Pence was right when he characterized his actions on Jan. 6 as a decisive moment of leadership that those seeking similar positions of power should articulate a stance on. He is one of the few willing to do such a thing.

And that matters, because post-2020 America has a completely new type of political crisis — an election crisis — that could emerge to test a president.  Remember the famous Hillary Clinton ad about the 3 a.m. phone call, and who would be prepared to answer it? Right now, it’s hard to tell.

Back Then

This week’s history lesson is more of a PSA: 50,000 women in Boston registered in 1920 after the 19th Amendment was ratified, and now we can meet them. Reports WBUR: “Evidence of that historic moment 103 years ago have long been available in the form of 160 volumes of voter registration records in the city’s archives. Now, a team of archivists and transcribers are digitizing them and making the records searchable as part of the Mary Eliza Project: Boston Women Voters in 1920.” The project is named for Mary Eliza Mahona, considered to be the first formally trained Black nurse in the United States and one of the first women who registered in the city, at the age of 76.

New From Votebeat

From Votebeat Arizona: Arizona pilot for secure ballot paper won’t move forward as planned

From Votebeat Michigan: People leaving prisons in Michigan would get information on how to register to vote under proposed bill

In Other Voting News

  • The Texas Supreme Court declined to block a new state law eliminating Harris County’s election administrator position, which requires election oversight to be transferred to the county clerk and tax assessor on Sept. 1, shortly before voting starts in this November’s election, the Texas Tribune reported. Experts have warned the new law, which applies solely to the state’s most populous county, could cause problems for voters this year and in 2024.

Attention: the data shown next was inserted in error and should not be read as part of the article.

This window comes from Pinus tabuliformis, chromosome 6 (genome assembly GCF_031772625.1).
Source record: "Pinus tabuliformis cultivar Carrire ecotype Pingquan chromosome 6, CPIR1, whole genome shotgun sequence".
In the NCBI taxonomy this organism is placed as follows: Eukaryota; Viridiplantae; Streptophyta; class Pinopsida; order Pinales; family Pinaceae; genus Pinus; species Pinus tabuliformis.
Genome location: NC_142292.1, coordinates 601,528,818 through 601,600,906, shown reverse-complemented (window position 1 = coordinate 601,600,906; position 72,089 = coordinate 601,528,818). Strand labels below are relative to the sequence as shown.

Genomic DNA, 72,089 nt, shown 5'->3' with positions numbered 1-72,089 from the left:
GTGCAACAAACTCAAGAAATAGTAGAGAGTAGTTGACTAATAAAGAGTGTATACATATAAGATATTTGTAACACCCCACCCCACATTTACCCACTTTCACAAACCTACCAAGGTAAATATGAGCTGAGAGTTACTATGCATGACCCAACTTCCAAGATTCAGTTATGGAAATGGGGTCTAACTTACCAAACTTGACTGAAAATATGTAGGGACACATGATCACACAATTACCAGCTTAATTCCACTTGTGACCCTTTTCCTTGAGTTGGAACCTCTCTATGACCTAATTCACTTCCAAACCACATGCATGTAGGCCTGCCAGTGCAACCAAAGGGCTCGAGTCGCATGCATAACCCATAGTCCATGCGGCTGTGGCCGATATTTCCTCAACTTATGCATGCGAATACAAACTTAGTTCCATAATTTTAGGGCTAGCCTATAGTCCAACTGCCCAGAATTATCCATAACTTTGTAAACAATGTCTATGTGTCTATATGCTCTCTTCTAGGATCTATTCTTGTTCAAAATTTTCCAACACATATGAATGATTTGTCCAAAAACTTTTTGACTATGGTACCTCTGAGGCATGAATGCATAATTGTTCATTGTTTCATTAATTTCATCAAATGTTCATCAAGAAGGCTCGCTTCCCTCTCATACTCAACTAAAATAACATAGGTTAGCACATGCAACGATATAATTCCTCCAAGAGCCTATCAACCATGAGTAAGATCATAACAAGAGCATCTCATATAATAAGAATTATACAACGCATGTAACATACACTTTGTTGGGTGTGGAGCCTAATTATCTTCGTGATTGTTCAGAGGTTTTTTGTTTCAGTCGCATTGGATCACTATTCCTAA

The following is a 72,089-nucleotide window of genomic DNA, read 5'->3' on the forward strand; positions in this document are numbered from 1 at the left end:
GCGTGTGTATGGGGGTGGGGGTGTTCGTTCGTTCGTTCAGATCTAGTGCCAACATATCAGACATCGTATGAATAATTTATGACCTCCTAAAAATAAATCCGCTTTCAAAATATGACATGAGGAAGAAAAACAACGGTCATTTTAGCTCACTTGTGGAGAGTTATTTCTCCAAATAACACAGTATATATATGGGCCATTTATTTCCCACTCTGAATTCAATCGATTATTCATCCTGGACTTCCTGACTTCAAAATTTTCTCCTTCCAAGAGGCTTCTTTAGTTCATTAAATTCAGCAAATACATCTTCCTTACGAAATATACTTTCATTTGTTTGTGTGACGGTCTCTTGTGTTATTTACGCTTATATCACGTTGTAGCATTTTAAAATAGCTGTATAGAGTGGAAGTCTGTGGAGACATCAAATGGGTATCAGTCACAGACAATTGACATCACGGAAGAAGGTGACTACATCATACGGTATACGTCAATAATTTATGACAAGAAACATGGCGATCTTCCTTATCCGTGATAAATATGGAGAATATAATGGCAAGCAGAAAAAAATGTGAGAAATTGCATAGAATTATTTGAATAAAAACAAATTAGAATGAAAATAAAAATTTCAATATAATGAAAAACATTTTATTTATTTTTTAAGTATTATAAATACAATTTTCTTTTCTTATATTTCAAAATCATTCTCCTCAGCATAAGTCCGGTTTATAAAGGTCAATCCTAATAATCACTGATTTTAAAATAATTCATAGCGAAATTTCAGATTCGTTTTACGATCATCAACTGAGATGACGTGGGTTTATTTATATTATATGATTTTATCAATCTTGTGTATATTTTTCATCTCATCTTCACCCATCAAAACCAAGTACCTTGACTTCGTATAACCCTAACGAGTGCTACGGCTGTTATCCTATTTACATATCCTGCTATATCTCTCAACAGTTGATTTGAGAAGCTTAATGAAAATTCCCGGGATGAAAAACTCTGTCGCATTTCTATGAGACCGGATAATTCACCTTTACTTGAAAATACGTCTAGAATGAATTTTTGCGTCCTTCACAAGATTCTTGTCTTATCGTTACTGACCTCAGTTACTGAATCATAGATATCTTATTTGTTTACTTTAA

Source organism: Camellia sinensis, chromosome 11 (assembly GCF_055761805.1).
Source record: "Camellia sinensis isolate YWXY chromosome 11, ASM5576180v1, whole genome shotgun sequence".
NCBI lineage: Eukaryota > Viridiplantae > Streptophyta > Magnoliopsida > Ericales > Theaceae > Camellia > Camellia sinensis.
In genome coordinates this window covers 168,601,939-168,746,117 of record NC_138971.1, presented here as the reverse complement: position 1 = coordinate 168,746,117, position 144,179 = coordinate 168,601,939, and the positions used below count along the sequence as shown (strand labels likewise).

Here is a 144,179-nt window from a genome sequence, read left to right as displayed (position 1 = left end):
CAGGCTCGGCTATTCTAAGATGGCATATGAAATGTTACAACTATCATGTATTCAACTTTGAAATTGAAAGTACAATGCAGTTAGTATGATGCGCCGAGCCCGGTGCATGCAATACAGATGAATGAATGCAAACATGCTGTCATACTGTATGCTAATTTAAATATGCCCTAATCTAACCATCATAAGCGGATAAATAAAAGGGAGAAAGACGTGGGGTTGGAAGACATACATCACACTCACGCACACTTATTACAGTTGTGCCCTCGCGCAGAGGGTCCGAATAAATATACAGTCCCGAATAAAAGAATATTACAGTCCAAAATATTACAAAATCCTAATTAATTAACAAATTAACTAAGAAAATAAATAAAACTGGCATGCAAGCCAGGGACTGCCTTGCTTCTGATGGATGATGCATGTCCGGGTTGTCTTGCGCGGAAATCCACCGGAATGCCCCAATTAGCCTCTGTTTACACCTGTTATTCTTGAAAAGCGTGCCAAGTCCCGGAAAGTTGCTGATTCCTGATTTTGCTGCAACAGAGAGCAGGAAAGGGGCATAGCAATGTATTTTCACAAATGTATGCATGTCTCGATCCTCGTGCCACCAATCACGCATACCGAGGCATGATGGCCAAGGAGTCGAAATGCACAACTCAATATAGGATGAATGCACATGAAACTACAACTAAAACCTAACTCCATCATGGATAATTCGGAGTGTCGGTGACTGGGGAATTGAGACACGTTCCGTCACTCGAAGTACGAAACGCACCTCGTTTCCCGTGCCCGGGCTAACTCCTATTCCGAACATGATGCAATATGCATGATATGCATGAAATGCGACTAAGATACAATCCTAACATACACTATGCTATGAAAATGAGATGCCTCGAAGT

• Local and state election officials joined the U.S. Cybersecurity and Infrastructure Security Agency, or CISA, for the country’s largest election security exercise earlier this month, a three-day gathering aimed at preparing for hypothetical scenarios that could affect elections. But a proposal from the conservative Heritage Foundation, aimed at the next Republican administration, would end the agency’s efforts to fight mis- and disinformation and potentially reorganize the agency so it no longer falls under the Department of Homeland Security, ABC News reported.  
  • A federal judge temporarily blocked provisions in a Georgia voting law imposing criminal penalties on those who give food, drinks or gifts to within 25 feet of any voter standing in line from a polling place, no matter how far the voter is from the polling place, and requiring the rejection of absentee ballots if the voter does not write their date of birth on the outer envelope. The judge declined to block other provisions of the law, the Atlanta Journal-Constitution reported, and the litigation is still underway.
  • New documents obtained by VPM News show Virginia Gov. Glenn Youngkin’s office may have been involved in the state’s decision to abruptly pull out of ERIC, the multistate compact dedicated to cleaning voting rolls, and show more details about Virginia’s ongoing talks with other states to replace it.
  • North Carolina county election boards will offer free identification to voters who need it to comply with new requirements to vote this year, and the state’s Democratic governor vetoed a Republican-backed overhaul of the state’s voting laws that passed along party lines, though a supermajority of Republican lawmakers could override his veto. 
  • On Oct. 14, Louisiana voters will be the first in the nation to vote on a constitutional amendment that would forbid the use of private or foreign money for election costs, Bolts reports. Dozens of other states have already banned the practice through legislation. 
  • A Democratic nominee to New York City’s Board of Elections starred in the (sadly cancelled) reality show “Staten Island Law.” 

Jessica Huseman is Votebeat’s editorial director and is based in Dallas. Contact Jessica at